D.C. United kicks off what we all hope will be a redemptive 2023 MLS campaign Saturday, and at this point, none of us knows anything about this team with any kind of confidence.
Lots of new players have come in, each one with the potential to hit or miss. We have some idea of the tactics Wayne Rooney wants his team to employ, but last season we only saw a partial implementation–a prototype cobbled together with whatever was on hand after the firing of Hernán Losada (plus a few summer signings that didn’t immediately work as well as anybody wanted).
I’ve seen predictions and prognostication this winter that Rooney will run out an Ajax-style 433, or a more vanilla 4231, or even the old bog-standard 442 like the good English lad he is. But until we get the first lineup of the year around 6:30 Saturday evening, we’re all just making it up.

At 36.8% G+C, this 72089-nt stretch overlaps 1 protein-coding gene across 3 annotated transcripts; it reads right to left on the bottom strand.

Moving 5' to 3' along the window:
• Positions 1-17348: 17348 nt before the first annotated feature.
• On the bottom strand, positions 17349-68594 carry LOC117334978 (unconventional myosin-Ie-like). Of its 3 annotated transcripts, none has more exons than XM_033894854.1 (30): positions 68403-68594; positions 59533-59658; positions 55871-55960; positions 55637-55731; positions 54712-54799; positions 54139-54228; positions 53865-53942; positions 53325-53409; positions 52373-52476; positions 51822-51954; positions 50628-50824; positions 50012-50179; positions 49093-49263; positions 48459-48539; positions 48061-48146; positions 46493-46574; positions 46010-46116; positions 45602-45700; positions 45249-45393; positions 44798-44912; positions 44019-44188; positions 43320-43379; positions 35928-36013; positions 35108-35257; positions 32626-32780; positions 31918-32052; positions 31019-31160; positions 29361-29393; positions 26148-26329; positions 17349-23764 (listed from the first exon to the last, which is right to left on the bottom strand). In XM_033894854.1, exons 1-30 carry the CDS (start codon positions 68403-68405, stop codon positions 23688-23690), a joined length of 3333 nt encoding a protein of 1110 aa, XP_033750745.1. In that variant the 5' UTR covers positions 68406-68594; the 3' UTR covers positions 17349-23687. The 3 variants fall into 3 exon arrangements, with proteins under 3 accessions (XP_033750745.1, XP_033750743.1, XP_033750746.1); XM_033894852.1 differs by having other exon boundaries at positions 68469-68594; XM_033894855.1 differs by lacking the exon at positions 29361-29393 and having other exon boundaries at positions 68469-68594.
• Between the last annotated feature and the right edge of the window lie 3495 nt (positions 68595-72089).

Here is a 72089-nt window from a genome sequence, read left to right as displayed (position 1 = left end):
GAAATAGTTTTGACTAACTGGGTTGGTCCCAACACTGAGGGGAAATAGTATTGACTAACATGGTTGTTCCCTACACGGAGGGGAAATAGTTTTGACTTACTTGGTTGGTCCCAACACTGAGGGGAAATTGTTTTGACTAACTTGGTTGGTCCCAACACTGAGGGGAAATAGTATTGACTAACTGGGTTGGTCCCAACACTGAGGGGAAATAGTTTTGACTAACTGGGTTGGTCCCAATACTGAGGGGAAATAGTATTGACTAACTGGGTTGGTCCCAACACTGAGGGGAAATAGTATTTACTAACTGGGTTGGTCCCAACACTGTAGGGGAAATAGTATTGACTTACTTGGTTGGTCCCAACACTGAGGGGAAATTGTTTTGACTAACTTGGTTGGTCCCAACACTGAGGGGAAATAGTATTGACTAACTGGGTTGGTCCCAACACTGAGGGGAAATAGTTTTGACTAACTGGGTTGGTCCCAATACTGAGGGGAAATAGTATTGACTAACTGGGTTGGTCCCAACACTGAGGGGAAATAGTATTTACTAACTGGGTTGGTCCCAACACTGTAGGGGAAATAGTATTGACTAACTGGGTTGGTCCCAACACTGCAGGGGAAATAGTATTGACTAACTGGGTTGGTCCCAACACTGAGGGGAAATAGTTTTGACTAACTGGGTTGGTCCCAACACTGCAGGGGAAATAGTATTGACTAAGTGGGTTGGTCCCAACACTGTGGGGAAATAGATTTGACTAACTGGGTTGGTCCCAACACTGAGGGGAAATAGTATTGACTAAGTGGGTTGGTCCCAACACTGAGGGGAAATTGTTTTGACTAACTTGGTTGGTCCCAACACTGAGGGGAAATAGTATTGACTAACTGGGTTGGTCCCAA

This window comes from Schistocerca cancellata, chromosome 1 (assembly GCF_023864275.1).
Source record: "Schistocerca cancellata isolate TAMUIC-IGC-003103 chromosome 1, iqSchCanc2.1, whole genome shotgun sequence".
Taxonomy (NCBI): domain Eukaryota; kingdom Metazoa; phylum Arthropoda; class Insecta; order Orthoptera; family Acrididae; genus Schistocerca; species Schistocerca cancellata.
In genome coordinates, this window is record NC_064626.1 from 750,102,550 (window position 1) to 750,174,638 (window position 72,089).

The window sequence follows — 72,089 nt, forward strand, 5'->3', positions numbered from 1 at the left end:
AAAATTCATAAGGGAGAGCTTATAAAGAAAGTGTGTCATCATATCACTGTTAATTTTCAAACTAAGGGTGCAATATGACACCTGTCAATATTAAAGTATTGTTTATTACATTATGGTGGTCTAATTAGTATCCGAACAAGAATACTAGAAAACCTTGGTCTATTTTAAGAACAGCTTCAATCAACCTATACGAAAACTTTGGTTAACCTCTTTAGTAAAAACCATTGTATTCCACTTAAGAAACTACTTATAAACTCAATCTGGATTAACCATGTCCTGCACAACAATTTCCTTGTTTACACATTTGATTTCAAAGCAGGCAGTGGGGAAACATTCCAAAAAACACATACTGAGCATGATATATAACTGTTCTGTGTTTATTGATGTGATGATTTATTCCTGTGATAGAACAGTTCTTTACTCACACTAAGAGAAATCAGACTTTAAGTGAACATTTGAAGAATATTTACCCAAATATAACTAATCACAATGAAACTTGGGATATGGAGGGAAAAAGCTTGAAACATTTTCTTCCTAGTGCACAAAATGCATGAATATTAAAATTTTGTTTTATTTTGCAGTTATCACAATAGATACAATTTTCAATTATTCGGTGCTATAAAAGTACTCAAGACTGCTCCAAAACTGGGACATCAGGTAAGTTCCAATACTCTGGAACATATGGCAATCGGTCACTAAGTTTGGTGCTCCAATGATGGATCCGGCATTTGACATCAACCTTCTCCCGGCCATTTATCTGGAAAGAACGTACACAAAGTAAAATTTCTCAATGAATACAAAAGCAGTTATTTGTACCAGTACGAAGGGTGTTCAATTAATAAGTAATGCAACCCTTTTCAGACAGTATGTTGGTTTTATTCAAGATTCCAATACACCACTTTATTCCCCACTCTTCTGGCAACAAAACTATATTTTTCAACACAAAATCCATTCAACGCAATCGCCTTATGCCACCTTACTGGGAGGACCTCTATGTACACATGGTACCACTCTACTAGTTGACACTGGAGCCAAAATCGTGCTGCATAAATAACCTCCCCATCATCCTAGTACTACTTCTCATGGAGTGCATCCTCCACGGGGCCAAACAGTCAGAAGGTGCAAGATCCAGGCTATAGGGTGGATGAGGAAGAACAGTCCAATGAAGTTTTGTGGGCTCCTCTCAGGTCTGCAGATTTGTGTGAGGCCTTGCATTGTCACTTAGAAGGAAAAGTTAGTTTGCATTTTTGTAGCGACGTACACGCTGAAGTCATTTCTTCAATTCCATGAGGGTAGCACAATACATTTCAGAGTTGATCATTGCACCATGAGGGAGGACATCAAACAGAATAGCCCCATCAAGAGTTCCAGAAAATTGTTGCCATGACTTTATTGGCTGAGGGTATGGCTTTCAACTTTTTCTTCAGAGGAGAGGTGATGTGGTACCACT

Far be it from me to consider myself too good for such wild guessing. So here’s how I think the Black-and-Red will come out this weekend and the ideas they’ll probably be chasing all season, based mostly on anecdata and gut feel.
Like I said, we’re all just making this up at this point.
Want a copout right off the jump? I think Rooney is going to show some flexibility in the formation this season.
It’ll be a four-back, barring a major surprise. In front of that… I am positive there will be six players arrayed in some fashion.
If last year was any indication, Rooney’s preference is to defend out of a 442 with several positionally versatile players in the midfield and attack. Honestly, if you just looked at the personnel, you’d be forgiven for thinking the shape will be a 433–that was my expectation last season, too, until I actually saw those two banks of four.